It’s an illusion that allows a certain lie of confidence to remain, though. It’s comforting. To face that actual vulnerability, to realize that inability? For many, that’s to face a question to your masculinity itself.

That’s one experience, and is a reason some men never work up the courage to walk in the door and shatter that illusion (the way a part of their subconscious knows would happen, even if they choose not to acknowledge it). But this same inner reality manifests in many ways for different kinds of people.

  • The men who instead feel the wound of believing they would lose a fight, and live with that wound, feeling weak and powerless.
  • The women who have to walk around the world constantly feeling smaller and weaker, most of them experiencing the fear of physical inability as an inescapable and traumatizing reality.
  • Those who know people around them believe that to be the biggest person in the room is to be invulnerable… but at some level feel their own lack of coordination, speed, and balance–and the resulting silent inner fear and vulnerability.

When these people walk into a BJJ gym, when they soon spar for the first time–when they are faced with their inability–they experience something. For some of them, they unmask an illusion that was a part of their identity. For others, they are bravely facing the fears they’ve been holding inside, and making them a reality they must stare in the face.

And you know what most of these white belts experience, for their trouble?


After loss.

After loss.

Again, and again.

For months.

Some people go half a year or more, losing




Sparring in BJJ is not like playing a board game. It is visceral. It is everything within you straining to breathe, to move, to free yourself, to find control, to escape. It is feeling trapped. It is experiencing helplessness. To lose in BJJ is not to merely face your lack of being clever, or to become aware of a deeper strategy (though it is those things, at times, too).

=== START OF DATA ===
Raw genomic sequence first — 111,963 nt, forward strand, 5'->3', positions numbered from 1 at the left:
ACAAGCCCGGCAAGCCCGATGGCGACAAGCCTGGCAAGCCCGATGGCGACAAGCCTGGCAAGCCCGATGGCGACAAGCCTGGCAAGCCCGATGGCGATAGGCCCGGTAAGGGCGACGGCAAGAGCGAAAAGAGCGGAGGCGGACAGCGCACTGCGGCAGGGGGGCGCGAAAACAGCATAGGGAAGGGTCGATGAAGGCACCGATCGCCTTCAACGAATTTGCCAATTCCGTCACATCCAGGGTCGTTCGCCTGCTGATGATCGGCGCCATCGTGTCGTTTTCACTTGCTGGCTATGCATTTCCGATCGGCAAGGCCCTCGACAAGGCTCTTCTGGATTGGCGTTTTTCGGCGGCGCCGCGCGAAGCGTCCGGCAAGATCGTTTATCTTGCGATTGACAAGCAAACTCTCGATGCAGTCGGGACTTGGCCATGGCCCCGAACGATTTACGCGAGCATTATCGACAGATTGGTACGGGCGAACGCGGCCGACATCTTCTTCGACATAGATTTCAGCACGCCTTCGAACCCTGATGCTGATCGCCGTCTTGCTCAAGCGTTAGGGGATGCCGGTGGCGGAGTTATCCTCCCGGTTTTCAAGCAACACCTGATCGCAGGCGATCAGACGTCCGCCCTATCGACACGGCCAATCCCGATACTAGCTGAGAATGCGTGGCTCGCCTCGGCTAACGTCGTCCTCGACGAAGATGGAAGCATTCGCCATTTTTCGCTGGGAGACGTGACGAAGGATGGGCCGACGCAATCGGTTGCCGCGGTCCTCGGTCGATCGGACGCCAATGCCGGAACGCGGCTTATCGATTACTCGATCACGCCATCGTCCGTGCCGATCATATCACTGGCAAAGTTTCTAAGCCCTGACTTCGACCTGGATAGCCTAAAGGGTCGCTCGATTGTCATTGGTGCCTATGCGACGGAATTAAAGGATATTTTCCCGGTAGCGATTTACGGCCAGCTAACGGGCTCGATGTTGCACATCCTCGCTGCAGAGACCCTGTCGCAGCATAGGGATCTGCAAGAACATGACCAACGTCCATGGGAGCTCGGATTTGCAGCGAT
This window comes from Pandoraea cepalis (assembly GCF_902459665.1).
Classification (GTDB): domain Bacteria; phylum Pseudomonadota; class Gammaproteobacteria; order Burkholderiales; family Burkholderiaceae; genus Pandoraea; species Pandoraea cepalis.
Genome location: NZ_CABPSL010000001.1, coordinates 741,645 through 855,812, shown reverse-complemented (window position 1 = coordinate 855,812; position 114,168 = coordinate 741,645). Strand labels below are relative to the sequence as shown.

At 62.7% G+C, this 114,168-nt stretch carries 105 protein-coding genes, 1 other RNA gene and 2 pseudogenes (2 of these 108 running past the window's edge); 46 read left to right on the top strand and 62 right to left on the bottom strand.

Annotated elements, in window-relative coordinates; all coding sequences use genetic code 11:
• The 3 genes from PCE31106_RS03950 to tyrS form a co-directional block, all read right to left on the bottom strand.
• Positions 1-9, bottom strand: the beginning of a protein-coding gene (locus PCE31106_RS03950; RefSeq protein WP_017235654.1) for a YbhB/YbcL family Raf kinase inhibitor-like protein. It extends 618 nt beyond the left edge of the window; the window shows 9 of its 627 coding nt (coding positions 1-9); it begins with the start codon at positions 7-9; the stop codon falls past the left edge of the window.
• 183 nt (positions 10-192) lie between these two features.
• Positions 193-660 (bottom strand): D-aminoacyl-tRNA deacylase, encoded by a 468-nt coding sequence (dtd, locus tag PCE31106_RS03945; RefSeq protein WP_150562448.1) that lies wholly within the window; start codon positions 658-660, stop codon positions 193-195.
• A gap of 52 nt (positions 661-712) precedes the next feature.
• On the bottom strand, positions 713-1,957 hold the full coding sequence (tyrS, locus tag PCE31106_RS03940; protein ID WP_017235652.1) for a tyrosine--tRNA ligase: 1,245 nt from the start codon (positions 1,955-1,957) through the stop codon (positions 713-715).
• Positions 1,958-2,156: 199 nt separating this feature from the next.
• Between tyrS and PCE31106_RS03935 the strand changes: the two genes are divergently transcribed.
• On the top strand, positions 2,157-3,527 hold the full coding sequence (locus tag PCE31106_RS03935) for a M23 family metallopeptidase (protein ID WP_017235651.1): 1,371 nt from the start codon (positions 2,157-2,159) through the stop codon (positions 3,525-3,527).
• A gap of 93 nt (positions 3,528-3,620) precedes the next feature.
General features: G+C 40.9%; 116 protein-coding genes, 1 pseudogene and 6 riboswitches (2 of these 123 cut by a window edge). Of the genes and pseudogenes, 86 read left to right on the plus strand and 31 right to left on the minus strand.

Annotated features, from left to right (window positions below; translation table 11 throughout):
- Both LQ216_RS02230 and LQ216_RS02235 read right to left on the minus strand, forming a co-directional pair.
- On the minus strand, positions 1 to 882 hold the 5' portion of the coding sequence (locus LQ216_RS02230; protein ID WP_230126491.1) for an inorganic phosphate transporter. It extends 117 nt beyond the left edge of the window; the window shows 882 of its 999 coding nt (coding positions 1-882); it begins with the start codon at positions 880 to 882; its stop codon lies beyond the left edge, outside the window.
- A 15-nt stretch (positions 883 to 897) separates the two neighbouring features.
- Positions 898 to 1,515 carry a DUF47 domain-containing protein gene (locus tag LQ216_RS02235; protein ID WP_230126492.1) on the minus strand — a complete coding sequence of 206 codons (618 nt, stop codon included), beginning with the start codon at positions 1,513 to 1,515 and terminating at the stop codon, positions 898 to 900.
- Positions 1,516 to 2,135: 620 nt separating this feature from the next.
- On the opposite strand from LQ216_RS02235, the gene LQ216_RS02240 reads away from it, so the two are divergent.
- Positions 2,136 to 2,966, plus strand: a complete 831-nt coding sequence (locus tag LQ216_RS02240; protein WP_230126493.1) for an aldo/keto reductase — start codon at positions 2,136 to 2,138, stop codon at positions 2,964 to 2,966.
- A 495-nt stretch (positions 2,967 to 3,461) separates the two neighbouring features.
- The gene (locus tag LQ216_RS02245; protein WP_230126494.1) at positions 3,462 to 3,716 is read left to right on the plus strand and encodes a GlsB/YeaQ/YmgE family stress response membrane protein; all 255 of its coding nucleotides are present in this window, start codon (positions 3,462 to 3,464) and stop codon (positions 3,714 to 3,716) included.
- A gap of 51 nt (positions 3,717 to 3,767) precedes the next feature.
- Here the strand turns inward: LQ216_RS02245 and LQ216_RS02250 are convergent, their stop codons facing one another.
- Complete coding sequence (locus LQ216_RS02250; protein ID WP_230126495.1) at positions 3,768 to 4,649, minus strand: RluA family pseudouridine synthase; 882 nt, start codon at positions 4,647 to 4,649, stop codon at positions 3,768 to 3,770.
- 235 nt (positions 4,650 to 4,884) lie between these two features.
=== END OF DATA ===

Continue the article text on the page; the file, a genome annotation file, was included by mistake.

No, for us, the blood, sweat, and tears are real. In the rest of our society, so many of us lead bloodless lives in air-conditioned, sweat-free, touch-free, reality-free, disassociated worlds of disconnection from anything that feels meaningful.

To lose in BJJ, it is said, is to face your death. Your weakness. It is to find the end of yourself, and become acquainted with it–usually, for the very first time–and, slowly, to become familiar with it.

And in that process, we are changed. We find a part of ourselves we never knew. We experience victories that feel so much more meaningful than most of the hollow accolades our society can provide us with. And in the best case, if we’re open to it, we slowly replace the illusion with humility, and on that foundation of humility we slowly cultivate genuine strength.

If you haven’t done BJJ, this may sound like hyperbole. I understand, but I assure you, until you’ve experienced it, you just don’t get it. I am telling you grown men cry when taking their white belt off, but in reality I’ve talked to men who have told me they cried after getting stripes on their white belt on the drive home–men, with real accolades in the world, with decades of life and accomplishments, who tell me that their stripes on their white belt are literally the proudest accomplishments of their lives.

A stripe, a belt–getting these, do you know what they mean? That cannot be understood without understanding this journey. The path these men and women walk is one of becoming. It is a process of growth that has few possible equivalents in the society we’ve created for ourselves. We, living out our artificial lives, reconnect with our neglected humanity, face the fears and lies we have built ourselves on, and grind through the slow process of growth day by day.

And then a moment comes. A moment where a teacher who has studied you, guided you, taught you, destroyed your ego, and built you up–a moment where this teacher calls you out, and tells everyone:

“Look at this one. Look at their growth. I am proud of them. I acknowledge them. I recognize them. And now everyone else must as well.”

And then in that moment, all of that struggle, pain, loss and change comes to the surface, because to acknowledge their growth in skill is to call out the evolution in their humanity.

I don’t think I really understood that until this day.

I can’t help but take this role with a bit more weight. What an honor, to share this with my students.